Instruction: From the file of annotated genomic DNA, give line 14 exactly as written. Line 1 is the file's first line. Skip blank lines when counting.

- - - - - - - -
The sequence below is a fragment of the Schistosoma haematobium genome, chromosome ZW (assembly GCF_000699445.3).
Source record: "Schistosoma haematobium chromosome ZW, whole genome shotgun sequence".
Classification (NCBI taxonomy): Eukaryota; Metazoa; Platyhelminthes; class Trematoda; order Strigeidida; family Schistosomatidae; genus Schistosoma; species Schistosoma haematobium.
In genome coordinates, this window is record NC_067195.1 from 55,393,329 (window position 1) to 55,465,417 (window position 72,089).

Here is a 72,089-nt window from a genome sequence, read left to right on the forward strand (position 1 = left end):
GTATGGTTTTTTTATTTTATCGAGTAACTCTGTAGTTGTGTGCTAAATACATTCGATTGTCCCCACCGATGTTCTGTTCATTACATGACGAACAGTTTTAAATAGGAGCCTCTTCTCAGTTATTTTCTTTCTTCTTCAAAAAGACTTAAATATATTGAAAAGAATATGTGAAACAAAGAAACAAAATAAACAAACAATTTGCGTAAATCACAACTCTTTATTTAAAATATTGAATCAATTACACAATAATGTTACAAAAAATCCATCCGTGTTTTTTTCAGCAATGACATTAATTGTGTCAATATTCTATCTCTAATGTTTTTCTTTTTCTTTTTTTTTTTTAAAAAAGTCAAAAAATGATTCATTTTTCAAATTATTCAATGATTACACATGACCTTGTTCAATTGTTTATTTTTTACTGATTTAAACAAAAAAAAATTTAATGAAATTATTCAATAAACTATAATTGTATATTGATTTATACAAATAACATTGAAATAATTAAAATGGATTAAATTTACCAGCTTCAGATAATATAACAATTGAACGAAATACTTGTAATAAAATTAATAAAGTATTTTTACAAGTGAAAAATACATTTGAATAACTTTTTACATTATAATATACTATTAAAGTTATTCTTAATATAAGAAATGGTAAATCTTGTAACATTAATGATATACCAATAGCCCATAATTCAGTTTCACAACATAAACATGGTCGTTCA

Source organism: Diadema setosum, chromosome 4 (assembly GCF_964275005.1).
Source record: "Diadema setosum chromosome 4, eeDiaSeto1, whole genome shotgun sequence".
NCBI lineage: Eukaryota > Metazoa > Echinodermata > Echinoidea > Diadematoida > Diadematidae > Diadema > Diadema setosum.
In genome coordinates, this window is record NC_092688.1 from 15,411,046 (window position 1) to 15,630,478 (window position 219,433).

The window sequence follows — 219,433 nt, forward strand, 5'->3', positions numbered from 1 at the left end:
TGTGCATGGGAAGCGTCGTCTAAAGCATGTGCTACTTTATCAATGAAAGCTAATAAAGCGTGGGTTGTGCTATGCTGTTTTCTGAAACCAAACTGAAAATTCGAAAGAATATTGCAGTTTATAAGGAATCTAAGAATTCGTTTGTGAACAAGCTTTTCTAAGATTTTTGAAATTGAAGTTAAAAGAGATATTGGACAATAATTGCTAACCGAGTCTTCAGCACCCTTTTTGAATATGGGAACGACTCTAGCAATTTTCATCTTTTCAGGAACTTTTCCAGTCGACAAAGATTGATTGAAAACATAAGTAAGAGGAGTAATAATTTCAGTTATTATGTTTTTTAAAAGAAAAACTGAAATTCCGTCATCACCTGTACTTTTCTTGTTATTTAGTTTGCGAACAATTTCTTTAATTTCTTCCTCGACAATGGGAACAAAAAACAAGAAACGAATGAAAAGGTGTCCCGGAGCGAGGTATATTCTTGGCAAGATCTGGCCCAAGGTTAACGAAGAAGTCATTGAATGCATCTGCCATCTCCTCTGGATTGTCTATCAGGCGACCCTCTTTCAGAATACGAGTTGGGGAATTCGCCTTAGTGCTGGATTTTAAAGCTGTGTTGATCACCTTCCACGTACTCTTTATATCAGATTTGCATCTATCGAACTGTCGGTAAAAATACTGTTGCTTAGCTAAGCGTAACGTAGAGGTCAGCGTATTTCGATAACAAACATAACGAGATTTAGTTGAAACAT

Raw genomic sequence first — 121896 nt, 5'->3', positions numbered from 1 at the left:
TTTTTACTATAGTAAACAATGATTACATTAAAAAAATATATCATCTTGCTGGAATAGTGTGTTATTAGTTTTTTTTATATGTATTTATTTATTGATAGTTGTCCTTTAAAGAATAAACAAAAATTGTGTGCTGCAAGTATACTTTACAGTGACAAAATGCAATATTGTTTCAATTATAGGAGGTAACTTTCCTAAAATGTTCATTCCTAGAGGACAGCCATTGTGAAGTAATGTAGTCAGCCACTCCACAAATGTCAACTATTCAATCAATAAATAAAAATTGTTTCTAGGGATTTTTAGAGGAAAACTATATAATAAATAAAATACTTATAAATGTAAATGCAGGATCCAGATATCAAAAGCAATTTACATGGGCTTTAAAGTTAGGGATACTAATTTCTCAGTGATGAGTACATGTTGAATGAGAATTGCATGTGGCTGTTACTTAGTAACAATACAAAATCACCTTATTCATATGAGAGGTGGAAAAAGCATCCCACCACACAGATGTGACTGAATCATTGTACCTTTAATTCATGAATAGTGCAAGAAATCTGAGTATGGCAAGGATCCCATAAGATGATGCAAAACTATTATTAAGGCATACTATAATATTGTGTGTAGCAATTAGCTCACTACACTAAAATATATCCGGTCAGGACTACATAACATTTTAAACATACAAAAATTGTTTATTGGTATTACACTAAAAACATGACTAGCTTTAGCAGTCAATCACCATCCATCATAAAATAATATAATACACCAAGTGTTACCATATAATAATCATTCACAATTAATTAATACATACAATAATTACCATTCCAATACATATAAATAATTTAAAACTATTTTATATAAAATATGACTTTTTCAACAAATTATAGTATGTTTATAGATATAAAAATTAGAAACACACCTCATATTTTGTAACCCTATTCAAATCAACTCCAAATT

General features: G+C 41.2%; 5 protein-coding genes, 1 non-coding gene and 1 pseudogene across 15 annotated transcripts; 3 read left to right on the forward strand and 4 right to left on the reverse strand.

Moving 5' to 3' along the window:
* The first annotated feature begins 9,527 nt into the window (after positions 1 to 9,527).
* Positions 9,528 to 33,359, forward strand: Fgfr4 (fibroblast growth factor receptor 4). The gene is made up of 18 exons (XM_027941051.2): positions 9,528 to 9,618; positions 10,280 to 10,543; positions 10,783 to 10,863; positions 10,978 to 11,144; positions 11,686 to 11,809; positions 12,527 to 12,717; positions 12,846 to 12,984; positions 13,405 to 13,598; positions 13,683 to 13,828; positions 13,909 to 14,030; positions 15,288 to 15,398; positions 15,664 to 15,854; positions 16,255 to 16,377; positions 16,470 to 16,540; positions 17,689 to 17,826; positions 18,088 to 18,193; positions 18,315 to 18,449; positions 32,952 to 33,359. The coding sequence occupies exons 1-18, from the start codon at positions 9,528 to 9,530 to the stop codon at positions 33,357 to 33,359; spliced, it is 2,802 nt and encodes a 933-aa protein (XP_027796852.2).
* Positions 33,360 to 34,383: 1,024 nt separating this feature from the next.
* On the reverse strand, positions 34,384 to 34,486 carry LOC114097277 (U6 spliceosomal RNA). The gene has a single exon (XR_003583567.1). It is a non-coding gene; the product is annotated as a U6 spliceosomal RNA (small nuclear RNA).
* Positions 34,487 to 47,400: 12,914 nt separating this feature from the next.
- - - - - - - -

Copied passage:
TTTTTACTATAGTAAACAATGATTACATTAAAAAAATATATCATCTTGCTGGAATAGTGTGTTATTAGTTTTTTTTATATGTATTTATTTATTGATAGTTGTCCTTTAAAGAATAAACAAAAATTGTGTGCTGCAAGTATACTTTACAGTGACAAAATGCAATATTGTTTCAATTATAGGAGGTAACTTTCCTAAAATGTTCATTCCTAGAGGACAGCCATTGTGAAGTAATGTAGTCAGCCACTCCACAAATGTCAACTATTCAATCAATAAATAAAAATTGTTTCTAGGGATTTTTAGAGGAAAACTATATAATAAATAAAATACTTATAAATGTAAATGCAGGATCCAGATATCAAAAGCAATTTACATGGGCTTTAAAGTTAGGGATACTAATTTCTCAGTGATGAGTACATGTTGAATGAGAATTGCATGTGGCTGTTACTTAGTAACAATACAAAATCACCTTATTCATATGAGAGGTGGAAAAAGCATCCCACCACACAGATGTGACTGAATCATTGTACCTTTAATTCATGAATAGTGCAAGAAATCTGAGTATGGCAAGGATCCCATAAGATGATGCAAAACTATTATTAAGGCATACTATAATATTGTGTGTAGCAATTAGCTCACTACACTAAAATATATCCGGTCAGGACTACATAACATTTTAAACATACAAAAATTGTTTATTGGTATTACACTAAAAACATGACTAGCTTTAGCAGTCAATCACCATCCATCATAAAATAATATAATACACCAAGTGTTACCATATAATAATCATTCACAATTAATTAATACATACAATAATTACCATTCCAATACATATAAATAATTTAAAACTATTTTATATAAAATATGACTTTTTCAACAAATTATAGTATGTTTATAGATATAAAAATTAGAAACACACCTCATATTTTGTAACCCTATTCAAATCAACTCCAAATT